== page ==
The al-Hol camp in northeastern-most point in Syria is home to thousands of refugees, the majority of whom are Iraqi women and children. Some came there willingly, while a few sought refuge after fleeing their homeland when the ISIS extremist group swept through the region. Others were forced to flee to the camp when the pro-Iran Popular Mobilization Forces (PMF) in Iraq fought back against the terror group.
Al-Hol also houses the families of ISIS members. These families make up the majority of the residents, who came to the camp after the group lost its territories in Iraq and Syria in spring 2019. Iraqis make up some 40,000 of al-Hol’s 68,000 residents. The camp is home to women and children who have been abandoned by ISIS fathers, who headed to the battlefronts where they were either killed or captured. Little is known of the ISIS prisoners after the Baghdad government abandoned them. They are currently held in jails run by the US-backed Kurdish Democratic Forces (SDF).
Shayma hails from the Iraqi city of Mosul. Now in her 50s, she fled the city with her family in summer 2015. Her husband and son, both members of ISIS, were killed. She escaped with what remained of her family to the Syrian border city of al-Qaim. After heavy fighting broke out there, she entered Syria and sought refuge in the village of Abou Hamam in the northern Deir Ezzor countryside. She moved from town to town until she and her family of five reached al-Hol.
She now lives in a tent that does little to keep out the bitter winter cold and scorching summer heat. She lives there with her three daughters and two sons, aged 10 and 5. Asharq Al-Awsat toured the sparsely furnished tent. In one corner, Shayma set up a makeshift kitchen, in another, she set up a bathroom, which is separated from the rest of the tent with a dark grey curtain. The rest of the tent is styled in traditional Arab furnishings.
Her oldest daughter, Haifa, 30 told Asharq Al-Awsat that she is married to an ISIS member who is still in the field. “I don’t know anything about him. He may have been killed,” she said, adding that she has a child with him. She was born in Syria’s Baghouz, where ISIS made its last stand in the war-torn country. She is now a year and two months old.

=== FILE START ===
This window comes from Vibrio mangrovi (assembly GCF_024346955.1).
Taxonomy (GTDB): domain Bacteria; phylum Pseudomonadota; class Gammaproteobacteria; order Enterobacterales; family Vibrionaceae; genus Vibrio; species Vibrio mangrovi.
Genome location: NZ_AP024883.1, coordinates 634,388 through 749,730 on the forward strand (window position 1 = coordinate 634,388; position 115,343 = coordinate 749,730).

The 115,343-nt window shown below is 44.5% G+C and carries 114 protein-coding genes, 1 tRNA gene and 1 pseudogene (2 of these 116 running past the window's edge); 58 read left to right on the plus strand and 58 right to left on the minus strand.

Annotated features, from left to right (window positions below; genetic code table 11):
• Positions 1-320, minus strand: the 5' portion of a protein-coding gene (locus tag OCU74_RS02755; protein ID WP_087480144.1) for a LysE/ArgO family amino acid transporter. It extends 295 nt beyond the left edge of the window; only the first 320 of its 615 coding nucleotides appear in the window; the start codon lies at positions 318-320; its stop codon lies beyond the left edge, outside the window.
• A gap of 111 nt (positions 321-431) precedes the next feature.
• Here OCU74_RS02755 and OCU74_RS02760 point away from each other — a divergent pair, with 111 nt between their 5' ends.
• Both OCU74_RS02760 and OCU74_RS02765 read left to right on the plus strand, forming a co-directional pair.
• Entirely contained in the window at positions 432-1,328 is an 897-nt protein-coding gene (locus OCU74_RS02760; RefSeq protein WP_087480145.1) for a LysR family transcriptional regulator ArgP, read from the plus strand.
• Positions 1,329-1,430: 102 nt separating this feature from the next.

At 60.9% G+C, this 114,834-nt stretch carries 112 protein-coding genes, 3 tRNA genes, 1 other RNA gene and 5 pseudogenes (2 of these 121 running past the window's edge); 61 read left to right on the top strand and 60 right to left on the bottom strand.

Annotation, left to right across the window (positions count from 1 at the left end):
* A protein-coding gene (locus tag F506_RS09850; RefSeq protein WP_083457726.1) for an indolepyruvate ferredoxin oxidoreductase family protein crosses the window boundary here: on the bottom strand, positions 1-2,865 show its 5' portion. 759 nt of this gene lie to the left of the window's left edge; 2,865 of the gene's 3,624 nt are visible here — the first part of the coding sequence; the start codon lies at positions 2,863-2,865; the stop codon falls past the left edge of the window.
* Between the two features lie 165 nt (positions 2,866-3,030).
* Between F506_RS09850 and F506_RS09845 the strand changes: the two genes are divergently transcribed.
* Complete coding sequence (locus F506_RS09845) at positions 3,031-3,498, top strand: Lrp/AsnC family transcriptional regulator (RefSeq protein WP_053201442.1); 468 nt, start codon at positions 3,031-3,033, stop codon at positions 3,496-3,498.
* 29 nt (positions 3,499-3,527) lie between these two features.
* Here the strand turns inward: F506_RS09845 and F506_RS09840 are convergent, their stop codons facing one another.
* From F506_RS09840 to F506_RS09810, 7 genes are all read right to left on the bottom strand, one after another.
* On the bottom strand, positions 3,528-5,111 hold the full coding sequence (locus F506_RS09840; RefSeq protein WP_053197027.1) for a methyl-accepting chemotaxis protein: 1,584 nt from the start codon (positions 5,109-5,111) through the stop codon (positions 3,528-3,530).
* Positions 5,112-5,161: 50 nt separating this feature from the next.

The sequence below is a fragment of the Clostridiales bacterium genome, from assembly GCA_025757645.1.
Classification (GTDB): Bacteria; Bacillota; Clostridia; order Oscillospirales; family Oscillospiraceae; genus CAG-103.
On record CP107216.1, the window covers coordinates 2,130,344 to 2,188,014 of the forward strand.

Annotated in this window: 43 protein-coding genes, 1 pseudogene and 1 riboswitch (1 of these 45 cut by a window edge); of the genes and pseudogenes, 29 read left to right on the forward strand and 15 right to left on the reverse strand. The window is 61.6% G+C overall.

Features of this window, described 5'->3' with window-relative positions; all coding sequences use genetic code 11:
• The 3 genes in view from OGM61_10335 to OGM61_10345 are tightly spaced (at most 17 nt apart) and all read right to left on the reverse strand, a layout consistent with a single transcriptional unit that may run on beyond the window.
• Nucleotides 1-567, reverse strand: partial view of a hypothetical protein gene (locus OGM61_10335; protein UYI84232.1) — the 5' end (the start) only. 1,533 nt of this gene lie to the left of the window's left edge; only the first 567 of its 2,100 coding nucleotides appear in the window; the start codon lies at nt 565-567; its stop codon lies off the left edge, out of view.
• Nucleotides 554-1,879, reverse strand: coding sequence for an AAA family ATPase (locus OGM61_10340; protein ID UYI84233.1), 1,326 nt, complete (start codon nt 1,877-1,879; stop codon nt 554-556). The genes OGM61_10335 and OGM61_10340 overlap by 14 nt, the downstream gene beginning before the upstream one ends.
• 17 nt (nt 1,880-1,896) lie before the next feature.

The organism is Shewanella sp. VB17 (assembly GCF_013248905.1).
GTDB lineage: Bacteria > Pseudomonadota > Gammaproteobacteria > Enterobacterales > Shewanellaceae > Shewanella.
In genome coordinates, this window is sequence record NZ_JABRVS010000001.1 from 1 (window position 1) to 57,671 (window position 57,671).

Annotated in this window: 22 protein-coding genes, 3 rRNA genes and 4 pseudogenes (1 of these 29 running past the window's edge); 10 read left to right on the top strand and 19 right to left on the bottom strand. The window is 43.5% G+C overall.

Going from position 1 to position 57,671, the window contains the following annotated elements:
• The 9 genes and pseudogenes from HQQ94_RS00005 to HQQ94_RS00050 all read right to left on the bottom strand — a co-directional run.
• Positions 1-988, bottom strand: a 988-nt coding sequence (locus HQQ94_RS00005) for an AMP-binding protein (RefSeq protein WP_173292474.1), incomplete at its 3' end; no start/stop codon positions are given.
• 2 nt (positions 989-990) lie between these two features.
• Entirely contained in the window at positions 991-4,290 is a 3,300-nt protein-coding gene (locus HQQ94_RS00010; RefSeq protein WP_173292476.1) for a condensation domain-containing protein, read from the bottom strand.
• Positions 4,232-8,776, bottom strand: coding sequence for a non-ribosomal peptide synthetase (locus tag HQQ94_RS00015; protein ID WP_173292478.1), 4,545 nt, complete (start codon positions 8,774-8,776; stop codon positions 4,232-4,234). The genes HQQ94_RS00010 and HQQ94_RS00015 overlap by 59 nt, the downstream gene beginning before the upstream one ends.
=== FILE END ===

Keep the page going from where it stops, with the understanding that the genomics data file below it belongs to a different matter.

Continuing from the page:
Another sister, Wadad, married a Moroccan ISIS fighter when she was only 14 years old. He was killed in the battle of Hajin two years ago. Now 17, she gave birth to a child from him a year ago. With tears in her eyes, she expressed her conflicting feelings: “I don’t know what to tell my child when she grows up. Who was her father? How was he killed? Will I list the areas we sought refuge in to flee the fighting?”
Al-Hol was set up in the late 1990s to house 20,000 people. The number of its residents ballooned after the battle for Baghouz and now it holds 70,000 people in the arid Syrian desert, some 30 kilometers from the Iraq border.
Anger and questions
The camp has become a hotbed of anger and unanswered questions. Iraqi women wander a market, shouting loudly: “Where are our husbands? Why don’t they release them? Why won’t the Baghdad government take us back?”
As of 2018, more than 50,000 Iraqis had voluntarily returned to their homes, revealed Adnan al-Obeidi, head of the Iraqi refugee council in al-Hol. However, a year and a half ago, Iraqi authorities have been refusing to take in any more refugees. The camp management said more than 20,000 want to go back home, but only under the supervision of United Nations and international humanitarian agencies out of their fear of reprisals from the PMF, which controls several Iraqi regions.
Obeidi revealed that his office has handed the Baghdad government a list with the names of refugees. The list was submitted through the UN High Commissioner for Refugees and International Committee of the Red Cross and “each time, we receive approval to return the refugees, but the process is always aborted for unknown reasons.”
Camp director Majida Amine told Asharq Al-Awsat that diplomatic coordination was ongoing between the autonomous authority in northeastern Syria and the Iraq government. Various pledges were made to allow the refugees to return to their homes. In early 2019, Iraq stopped receiving refugees willing to go back home. She said Iraq was to blame for the halt. “We have submitted lists of voluntary refugees months ago and we have yet to receive approval.”
She described the situation in al-Hol as “very difficult and disastrous” because tens of thousands of people were in dire need of help. Many have witnessed atrocities, war and indescribable suffering, both physical and psychological. The Iraqis need safety, shelter, food and health care that is lacking in the camp.